Overtraining and How NOT To Exercise for Muscle Gain

muscle overtraining
Train Your Muscles Right, Don't Overtrain
There's this popular (but mistaken) belief that if you lift harder, train longer and work out the same muscles over and over gain, you'll transform your body into a super-ripped, highly-toned, hyper-voluminous monster.

Adjectives aside, the bad news is -- That ain't gonna happen.

Not by a long shot.

Be it biceps, triceps, chest muscles or even your leg muscles, if you work out any of these same muscles every single day, then the result won't be awesome muscles, but a pitiful muscle breakdown.

As incredulous as it may sound to some of the readers here, muscles don't grow in the gym. They grow during rest and recovery, aided by pre and post-workout nutrition.

By "over working" the same body part, you not just risk seeing ZERO gains but you might end up with muscle stress, cramps, tear and a high risk of injury.

To paraphrase a famous saying, "muscles aren't built in a day". Which is reason enough not to try and force your body to pop out those muscles ahead of time.

Always wait for your body to recover before hitting the gym or your weights rack. Soreness is a warning sign that your muscles aren't 100% yet and you're better off working another muscle group or taking the day off (rest day ain't bad; even footballers have their off season).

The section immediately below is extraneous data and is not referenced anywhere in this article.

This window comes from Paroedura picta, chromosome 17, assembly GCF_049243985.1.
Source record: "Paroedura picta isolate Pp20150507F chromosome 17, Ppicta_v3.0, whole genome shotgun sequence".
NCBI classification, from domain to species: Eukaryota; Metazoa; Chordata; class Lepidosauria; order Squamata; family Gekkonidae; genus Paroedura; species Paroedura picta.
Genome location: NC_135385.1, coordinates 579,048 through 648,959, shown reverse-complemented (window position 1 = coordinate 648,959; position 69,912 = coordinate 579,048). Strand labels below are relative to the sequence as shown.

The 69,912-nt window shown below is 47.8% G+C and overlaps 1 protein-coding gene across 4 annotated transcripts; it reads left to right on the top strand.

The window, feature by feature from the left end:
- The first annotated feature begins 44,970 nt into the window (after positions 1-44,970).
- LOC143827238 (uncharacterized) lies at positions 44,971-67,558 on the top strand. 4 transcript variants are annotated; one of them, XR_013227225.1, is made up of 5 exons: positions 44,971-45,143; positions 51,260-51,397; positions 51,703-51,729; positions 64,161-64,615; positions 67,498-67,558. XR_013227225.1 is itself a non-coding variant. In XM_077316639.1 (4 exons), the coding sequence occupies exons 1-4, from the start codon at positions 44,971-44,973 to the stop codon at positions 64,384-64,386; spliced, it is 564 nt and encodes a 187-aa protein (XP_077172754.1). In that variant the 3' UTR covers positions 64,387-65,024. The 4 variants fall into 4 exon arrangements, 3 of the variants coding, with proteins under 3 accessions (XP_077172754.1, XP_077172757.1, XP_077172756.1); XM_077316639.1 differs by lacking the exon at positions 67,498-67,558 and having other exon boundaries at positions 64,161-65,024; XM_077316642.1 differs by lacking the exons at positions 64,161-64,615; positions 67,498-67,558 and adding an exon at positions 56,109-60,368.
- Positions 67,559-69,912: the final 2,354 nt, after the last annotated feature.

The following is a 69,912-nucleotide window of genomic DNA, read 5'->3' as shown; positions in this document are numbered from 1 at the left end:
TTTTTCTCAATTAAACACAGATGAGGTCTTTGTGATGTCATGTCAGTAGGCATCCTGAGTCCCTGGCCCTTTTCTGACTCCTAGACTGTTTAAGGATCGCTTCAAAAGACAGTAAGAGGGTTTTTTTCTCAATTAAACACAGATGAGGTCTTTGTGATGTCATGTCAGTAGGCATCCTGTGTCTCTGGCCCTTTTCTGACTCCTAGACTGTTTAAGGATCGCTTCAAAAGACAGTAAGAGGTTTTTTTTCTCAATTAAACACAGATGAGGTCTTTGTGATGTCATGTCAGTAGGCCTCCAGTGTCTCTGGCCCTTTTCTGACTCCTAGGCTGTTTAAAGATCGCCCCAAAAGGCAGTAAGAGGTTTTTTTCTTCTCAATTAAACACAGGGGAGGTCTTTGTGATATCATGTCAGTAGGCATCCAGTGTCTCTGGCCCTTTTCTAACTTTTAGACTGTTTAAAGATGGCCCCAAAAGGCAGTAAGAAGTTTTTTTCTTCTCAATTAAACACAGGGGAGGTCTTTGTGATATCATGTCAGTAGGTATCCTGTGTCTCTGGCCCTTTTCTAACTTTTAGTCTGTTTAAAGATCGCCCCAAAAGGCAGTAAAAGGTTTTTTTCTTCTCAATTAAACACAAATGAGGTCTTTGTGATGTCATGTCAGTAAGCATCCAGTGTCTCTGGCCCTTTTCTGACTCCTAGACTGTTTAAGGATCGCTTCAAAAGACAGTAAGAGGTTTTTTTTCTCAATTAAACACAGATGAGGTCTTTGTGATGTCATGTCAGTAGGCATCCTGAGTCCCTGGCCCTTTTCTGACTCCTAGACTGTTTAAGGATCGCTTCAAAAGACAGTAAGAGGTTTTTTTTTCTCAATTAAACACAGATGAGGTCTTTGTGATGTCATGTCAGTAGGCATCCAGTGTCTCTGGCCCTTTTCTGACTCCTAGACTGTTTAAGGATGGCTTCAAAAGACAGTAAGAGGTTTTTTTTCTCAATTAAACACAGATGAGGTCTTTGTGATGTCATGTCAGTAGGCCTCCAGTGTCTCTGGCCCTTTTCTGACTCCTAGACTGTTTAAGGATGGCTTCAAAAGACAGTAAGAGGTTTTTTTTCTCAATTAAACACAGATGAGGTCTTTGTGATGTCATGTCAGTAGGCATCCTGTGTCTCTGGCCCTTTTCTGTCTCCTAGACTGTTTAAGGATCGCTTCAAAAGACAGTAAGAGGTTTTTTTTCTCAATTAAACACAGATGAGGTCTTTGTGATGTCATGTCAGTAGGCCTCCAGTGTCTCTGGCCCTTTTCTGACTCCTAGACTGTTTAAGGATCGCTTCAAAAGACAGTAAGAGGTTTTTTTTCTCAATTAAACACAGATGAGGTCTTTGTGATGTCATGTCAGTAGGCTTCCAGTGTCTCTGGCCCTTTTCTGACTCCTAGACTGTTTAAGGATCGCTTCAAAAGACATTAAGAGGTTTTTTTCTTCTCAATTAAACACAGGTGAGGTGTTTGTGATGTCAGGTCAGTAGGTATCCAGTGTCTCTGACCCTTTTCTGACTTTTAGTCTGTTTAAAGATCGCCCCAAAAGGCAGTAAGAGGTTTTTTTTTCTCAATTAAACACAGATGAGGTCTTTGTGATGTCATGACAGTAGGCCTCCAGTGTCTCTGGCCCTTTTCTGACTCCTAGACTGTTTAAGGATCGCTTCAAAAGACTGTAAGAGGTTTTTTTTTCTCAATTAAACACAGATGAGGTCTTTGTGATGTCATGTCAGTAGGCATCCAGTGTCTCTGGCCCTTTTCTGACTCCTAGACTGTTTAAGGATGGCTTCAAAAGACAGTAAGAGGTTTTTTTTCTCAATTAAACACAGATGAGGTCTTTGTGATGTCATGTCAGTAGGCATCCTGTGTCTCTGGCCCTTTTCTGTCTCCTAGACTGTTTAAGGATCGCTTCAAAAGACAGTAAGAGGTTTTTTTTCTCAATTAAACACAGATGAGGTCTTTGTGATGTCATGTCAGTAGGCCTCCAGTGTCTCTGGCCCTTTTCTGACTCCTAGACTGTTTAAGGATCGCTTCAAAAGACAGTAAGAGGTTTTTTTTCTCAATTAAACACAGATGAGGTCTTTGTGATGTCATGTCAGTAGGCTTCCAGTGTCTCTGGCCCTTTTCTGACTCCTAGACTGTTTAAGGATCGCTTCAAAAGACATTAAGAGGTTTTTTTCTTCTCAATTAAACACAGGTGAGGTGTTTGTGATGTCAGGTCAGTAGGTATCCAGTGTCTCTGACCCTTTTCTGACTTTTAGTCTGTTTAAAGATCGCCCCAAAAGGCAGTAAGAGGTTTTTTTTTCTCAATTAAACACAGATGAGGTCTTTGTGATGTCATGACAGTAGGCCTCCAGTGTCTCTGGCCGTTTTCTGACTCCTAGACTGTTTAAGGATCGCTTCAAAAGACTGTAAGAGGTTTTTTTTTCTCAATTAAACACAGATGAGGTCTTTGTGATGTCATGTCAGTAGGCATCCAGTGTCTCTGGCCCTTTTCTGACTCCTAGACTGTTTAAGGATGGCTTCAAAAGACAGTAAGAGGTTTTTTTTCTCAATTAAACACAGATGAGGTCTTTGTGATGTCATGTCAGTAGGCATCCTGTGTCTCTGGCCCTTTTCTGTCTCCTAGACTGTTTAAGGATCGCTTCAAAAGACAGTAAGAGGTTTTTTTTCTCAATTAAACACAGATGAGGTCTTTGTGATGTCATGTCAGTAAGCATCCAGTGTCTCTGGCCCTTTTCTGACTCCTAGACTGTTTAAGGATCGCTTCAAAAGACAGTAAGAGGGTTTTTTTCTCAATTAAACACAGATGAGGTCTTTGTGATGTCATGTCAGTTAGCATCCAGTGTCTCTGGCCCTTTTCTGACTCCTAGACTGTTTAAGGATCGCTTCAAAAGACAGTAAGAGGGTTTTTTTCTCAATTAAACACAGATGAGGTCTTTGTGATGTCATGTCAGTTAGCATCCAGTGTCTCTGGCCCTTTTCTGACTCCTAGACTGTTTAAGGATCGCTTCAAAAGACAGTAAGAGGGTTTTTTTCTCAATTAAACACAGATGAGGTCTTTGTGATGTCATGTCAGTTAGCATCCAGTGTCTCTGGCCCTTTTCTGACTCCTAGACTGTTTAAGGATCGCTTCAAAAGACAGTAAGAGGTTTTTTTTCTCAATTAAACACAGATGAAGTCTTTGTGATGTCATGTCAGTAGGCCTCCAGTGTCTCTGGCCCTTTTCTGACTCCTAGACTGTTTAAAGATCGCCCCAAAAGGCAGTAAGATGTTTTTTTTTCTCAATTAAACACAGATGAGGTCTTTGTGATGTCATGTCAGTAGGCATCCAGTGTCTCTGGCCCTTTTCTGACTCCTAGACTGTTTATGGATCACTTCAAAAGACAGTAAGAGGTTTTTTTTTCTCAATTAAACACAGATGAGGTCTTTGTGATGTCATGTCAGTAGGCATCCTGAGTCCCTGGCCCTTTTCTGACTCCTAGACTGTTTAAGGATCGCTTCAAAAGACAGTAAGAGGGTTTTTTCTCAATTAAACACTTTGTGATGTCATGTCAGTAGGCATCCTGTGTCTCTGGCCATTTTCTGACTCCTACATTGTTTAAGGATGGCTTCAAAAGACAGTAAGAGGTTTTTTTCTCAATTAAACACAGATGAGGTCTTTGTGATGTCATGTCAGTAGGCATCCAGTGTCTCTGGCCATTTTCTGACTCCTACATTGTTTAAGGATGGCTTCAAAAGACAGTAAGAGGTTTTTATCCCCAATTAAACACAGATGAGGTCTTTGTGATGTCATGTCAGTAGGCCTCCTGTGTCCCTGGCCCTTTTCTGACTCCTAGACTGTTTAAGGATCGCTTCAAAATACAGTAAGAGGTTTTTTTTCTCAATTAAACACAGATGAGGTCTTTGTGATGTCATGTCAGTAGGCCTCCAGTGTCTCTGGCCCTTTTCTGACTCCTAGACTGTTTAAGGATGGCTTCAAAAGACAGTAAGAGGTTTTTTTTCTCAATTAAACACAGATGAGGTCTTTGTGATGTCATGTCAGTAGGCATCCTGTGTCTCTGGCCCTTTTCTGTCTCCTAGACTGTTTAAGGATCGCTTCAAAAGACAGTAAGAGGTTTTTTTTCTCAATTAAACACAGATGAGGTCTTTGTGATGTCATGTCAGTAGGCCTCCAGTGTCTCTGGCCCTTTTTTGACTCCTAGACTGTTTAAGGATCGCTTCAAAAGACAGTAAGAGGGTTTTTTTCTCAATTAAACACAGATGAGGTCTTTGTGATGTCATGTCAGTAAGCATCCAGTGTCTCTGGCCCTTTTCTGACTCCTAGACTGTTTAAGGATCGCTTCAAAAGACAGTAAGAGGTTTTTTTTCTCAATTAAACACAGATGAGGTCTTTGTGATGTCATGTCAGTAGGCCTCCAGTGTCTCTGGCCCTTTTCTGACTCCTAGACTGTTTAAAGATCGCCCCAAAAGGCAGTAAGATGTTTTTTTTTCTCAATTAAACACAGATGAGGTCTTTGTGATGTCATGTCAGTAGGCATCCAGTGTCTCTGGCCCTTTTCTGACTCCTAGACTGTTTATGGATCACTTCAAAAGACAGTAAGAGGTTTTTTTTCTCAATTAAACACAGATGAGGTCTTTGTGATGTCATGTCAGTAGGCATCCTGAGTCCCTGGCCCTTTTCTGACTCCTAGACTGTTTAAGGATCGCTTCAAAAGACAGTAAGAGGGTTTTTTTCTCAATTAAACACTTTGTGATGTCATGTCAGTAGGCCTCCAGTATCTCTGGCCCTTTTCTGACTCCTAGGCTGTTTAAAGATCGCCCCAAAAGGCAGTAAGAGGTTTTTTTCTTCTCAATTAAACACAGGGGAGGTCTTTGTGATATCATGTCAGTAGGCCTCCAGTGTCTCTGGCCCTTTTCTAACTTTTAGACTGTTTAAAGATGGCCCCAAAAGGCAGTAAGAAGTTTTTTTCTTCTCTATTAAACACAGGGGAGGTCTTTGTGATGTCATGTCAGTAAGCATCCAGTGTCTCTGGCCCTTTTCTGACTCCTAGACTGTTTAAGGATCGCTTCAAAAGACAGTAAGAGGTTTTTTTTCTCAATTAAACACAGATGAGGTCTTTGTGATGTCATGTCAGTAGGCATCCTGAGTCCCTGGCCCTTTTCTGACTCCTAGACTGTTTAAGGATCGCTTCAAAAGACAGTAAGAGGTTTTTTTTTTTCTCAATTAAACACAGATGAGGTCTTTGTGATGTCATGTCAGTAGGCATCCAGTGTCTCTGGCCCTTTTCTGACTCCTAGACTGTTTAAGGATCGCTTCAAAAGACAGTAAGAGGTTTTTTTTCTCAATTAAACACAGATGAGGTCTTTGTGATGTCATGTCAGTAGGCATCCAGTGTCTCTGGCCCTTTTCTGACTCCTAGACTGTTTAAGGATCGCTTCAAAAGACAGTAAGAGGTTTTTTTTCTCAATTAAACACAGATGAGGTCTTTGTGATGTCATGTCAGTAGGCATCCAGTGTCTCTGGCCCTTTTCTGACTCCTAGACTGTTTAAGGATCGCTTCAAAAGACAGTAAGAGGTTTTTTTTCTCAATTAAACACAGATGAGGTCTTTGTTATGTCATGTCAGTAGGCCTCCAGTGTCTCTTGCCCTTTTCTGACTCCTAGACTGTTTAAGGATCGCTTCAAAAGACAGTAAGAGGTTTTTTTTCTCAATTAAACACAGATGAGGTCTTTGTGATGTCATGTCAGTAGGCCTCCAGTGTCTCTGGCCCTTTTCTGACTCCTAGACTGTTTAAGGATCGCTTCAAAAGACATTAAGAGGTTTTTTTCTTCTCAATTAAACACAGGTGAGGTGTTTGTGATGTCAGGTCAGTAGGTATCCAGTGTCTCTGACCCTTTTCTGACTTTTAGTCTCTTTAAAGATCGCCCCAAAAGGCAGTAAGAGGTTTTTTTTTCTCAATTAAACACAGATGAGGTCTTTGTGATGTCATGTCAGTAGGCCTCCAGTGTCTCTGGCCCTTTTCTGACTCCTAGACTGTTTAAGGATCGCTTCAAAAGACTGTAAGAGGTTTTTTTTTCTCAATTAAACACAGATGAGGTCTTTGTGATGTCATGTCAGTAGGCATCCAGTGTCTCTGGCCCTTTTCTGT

With over 600 different muscles in the human body, your training frequency should be such that there's at least a 48-hour gap (2 day break) between exercising muscles of the same group.

As an example, say you're training your upper body on Monday (chest, biceps, triceps). Then, on Tuesday, work out your lower body (legs, calves, hamstring, quads).

On Wednesday, you take the day off (midweek rest day).
On Thursday, work out your abs, shoulders and traps.
On Friday, you do biceps and back.

4 days a week (Monday, Tuesday, Thursday, Friday) is good enough to build some serious, Spartan-style muscle but ONLY IF your workout schedule follows the right kind of intensity with the exact amount of rest time between sets.

This last part is very important.

Exercising this way also gives your body better strength and flexibility. And by cycling your training targets across multiple muscle groups during the course of a workout week, you avoid overtraining and insure that your body develops in the right muscular proportion.

Once you realize this elementary truth of bodybuilding, it becomes easier to not just lust for awesome muscle, but to actually sport them as part of your newly-ripped, spectacularly-sculpted Adonis physique.

Pardon the hyperbole and adjectives, but this just happens to be the real deal.

Here's a Pro Tip: If you want your muscles hard and strong then get more Zinc (dietary zinc). It increases testosterone production which, along with protein or creatine, has a positive effect on muscle hardness.

✪ VIDEO: How To Train Right For Awesome Hard Muscle Gain >>
(See What It Takes To "Really" Gain Muscle Mass)

No comments:

Post a comment